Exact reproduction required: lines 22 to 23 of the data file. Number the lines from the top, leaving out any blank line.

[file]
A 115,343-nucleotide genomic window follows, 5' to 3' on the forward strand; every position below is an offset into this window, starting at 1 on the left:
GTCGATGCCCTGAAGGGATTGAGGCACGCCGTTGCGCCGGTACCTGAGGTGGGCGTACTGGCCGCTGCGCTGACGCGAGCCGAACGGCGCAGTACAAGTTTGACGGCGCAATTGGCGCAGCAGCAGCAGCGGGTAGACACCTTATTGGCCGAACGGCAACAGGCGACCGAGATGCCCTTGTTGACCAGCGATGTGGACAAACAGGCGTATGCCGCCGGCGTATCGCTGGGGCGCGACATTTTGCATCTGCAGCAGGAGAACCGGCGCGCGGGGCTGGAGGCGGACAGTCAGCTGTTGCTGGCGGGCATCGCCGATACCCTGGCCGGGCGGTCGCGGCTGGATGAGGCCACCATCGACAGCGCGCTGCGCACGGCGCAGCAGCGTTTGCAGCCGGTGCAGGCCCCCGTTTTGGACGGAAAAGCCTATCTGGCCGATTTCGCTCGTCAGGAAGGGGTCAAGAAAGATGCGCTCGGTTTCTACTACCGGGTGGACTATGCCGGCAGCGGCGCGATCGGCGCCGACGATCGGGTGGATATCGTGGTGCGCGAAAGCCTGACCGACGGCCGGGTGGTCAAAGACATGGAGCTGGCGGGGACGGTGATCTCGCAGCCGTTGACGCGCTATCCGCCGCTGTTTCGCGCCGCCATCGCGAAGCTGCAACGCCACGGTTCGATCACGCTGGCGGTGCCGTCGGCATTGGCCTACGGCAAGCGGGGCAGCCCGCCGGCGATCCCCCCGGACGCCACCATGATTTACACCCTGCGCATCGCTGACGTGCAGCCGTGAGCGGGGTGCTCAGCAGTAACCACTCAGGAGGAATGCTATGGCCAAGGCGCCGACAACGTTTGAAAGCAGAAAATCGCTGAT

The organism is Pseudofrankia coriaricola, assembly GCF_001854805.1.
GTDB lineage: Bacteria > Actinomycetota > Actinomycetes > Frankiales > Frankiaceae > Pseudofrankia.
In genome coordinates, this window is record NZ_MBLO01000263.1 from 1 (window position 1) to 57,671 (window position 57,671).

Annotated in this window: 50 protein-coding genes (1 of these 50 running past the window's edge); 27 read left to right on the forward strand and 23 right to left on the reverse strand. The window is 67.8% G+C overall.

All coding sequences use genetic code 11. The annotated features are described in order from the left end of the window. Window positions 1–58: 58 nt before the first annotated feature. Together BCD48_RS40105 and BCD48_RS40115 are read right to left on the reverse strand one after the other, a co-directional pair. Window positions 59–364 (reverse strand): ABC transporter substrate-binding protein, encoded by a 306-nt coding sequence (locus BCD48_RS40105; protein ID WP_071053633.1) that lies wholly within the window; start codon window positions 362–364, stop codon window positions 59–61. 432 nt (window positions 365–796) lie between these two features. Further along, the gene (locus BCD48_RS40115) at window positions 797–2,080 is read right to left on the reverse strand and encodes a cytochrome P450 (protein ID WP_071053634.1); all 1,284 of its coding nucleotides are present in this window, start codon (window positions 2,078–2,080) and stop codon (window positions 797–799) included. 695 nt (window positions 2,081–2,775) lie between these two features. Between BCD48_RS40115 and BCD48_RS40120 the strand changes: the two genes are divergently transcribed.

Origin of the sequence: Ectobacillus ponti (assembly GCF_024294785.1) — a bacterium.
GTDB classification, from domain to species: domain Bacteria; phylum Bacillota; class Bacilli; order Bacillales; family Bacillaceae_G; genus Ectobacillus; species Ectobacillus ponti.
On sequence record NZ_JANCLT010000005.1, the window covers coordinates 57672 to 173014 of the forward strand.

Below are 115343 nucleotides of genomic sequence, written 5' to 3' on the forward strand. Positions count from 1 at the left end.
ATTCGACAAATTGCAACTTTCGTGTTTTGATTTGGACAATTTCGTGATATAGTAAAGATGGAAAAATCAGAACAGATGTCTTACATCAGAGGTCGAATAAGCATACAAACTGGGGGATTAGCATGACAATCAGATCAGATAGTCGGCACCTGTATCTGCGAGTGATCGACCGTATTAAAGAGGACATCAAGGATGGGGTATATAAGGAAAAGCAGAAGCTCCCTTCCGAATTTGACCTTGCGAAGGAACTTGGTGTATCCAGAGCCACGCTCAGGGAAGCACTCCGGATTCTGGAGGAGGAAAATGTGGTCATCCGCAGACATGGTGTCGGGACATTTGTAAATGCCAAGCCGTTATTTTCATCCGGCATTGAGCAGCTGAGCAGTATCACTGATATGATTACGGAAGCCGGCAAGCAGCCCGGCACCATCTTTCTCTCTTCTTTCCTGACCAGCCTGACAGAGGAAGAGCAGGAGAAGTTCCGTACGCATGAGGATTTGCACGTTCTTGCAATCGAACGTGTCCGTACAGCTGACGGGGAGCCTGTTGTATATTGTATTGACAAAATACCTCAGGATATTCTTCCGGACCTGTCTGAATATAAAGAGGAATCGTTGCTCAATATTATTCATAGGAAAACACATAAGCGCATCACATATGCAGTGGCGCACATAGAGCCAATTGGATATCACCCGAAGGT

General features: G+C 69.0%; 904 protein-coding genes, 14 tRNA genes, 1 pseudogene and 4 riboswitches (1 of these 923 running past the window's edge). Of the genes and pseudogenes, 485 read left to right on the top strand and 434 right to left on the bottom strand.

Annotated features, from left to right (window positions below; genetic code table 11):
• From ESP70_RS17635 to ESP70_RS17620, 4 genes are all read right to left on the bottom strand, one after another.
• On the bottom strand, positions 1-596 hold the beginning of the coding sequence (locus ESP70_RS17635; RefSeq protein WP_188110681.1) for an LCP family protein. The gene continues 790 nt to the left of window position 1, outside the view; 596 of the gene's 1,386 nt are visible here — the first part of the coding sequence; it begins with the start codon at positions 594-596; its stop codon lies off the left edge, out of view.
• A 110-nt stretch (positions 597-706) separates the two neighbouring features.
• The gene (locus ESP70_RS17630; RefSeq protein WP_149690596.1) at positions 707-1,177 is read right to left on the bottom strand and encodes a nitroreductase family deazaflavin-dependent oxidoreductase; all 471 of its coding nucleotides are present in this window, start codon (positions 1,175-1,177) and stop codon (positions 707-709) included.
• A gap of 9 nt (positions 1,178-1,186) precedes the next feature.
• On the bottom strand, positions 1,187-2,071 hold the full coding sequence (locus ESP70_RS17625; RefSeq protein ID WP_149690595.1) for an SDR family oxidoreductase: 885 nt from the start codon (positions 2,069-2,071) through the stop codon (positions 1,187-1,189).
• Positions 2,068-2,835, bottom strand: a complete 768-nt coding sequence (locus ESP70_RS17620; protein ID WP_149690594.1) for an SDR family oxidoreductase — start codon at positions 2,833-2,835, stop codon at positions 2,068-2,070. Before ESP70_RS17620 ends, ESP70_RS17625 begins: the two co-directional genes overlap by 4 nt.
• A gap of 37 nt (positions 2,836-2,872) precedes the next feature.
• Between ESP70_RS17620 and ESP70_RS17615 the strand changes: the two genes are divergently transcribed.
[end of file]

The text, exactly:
• A gap of 37 nt (positions 2,836-2,872) precedes the next feature.
• Between ESP70_RS17620 and ESP70_RS17615 the strand changes: the two genes are divergently transcribed.